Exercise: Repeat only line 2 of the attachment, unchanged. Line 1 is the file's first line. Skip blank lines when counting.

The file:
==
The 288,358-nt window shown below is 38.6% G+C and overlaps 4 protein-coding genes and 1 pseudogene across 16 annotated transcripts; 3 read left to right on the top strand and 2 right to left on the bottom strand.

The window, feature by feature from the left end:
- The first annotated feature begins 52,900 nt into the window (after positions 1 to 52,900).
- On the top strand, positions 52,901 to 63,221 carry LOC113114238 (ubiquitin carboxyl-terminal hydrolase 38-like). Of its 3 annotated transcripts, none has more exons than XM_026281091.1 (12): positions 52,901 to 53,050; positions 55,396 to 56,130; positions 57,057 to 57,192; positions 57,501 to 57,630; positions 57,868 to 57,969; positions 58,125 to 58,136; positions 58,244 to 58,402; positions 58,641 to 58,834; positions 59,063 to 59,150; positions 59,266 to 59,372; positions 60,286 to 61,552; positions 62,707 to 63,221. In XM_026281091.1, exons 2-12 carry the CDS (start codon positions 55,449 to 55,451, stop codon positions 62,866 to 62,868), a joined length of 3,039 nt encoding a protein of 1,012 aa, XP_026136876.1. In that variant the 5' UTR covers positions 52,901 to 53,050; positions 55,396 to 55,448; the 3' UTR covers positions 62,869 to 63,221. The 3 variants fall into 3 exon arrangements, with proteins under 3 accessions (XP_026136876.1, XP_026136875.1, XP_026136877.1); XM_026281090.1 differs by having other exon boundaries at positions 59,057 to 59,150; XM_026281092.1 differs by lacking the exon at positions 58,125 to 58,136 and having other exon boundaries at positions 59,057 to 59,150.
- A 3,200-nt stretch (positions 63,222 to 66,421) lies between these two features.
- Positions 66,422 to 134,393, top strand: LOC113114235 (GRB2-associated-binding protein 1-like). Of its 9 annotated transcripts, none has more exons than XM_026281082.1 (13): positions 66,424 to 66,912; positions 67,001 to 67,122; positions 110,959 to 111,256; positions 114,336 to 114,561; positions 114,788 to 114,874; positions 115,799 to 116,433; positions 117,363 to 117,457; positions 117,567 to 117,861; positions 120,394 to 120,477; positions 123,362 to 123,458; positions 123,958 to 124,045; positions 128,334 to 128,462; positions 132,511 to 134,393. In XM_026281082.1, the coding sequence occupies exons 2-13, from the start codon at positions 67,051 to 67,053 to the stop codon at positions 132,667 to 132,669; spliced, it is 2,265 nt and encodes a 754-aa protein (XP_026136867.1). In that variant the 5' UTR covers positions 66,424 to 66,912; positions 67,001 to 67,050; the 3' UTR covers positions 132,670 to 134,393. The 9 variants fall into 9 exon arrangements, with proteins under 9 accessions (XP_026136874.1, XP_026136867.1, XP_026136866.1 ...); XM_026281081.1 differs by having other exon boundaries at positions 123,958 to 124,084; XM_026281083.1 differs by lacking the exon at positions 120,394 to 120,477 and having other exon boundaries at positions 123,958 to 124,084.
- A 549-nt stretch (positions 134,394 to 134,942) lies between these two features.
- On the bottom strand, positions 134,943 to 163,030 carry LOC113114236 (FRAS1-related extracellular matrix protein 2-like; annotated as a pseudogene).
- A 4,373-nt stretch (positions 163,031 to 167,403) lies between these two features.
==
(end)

The window, feature by feature from the left end: